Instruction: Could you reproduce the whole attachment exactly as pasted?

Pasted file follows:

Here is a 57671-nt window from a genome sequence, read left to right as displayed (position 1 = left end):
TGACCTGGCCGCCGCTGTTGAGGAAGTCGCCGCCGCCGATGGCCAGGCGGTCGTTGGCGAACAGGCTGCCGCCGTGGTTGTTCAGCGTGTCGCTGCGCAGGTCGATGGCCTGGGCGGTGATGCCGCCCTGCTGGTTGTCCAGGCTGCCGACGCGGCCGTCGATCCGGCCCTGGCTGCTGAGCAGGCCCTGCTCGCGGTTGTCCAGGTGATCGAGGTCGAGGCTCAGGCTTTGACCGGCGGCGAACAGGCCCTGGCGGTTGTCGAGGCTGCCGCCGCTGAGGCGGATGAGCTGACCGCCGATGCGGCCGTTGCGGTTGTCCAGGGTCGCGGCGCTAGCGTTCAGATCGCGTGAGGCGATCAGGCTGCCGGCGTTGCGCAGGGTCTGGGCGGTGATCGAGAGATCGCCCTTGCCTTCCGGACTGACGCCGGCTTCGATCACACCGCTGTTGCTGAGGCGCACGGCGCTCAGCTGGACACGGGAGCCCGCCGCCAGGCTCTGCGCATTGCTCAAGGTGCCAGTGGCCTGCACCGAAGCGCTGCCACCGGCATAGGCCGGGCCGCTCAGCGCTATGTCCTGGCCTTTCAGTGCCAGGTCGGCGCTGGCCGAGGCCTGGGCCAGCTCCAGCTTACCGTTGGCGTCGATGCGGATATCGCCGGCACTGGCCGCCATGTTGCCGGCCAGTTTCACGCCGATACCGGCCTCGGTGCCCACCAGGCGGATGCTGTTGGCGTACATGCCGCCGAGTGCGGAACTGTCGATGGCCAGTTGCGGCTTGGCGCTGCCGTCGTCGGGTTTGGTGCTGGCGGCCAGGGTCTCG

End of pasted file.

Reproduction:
Here is a 57671-nt window from a genome sequence, read left to right as displayed (position 1 = left end):
TGACCTGGCCGCCGCTGTTGAGGAAGTCGCCGCCGCCGATGGCCAGGCGGTCGTTGGCGAACAGGCTGCCGCCGTGGTTGTTCAGCGTGTCGCTGCGCAGGTCGATGGCCTGGGCGGTGATGCCGCCCTGCTGGTTGTCCAGGCTGCCGACGCGGCCGTCGATCCGGCCCTGGCTGCTGAGCAGGCCCTGCTCGCGGTTGTCCAGGTGATCGAGGTCGAGGCTCAGGCTTTGACCGGCGGCGAACAGGCCCTGGCGGTTGTCGAGGCTGCCGCCGCTGAGGCGGATGAGCTGACCGCCGATGCGGCCGTTGCGGTTGTCCAGGGTCGCGGCGCTAGCGTTCAGATCGCGTGAGGCGATCAGGCTGCCGGCGTTGCGCAGGGTCTGGGCGGTGATCGAGAGATCGCCCTTGCCTTCCGGACTGACGCCGGCTTCGATCACACCGCTGTTGCTGAGGCGCACGGCGCTCAGCTGGACACGGGAGCCCGCCGCCAGGCTCTGCGCATTGCTCAAGGTGCCAGTGGCCTGCACCGAAGCGCTGCCACCGGCATAGGCCGGGCCGCTCAGCGCTATGTCCTGGCCTTTCAGTGCCAGGTCGGCGCTGGCCGAGGCCTGGGCCAGCTCCAGCTTACCGTTGGCGTCGATGCGGATATCGCCGGCACTGGCCGCCATGTTGCCGGCCAGTTTCACGCCGATACCGGCCTCGGTGCCCACCAGGCGGATGCTGTTGGCGTACATGCCGCCGAGTGCGGAACTGTCGATGGCCAGTTGCGGCTTGGCGCTGCCGTCGTCGGGTTTGGTGCTGGCGGCCAGGGTCTCG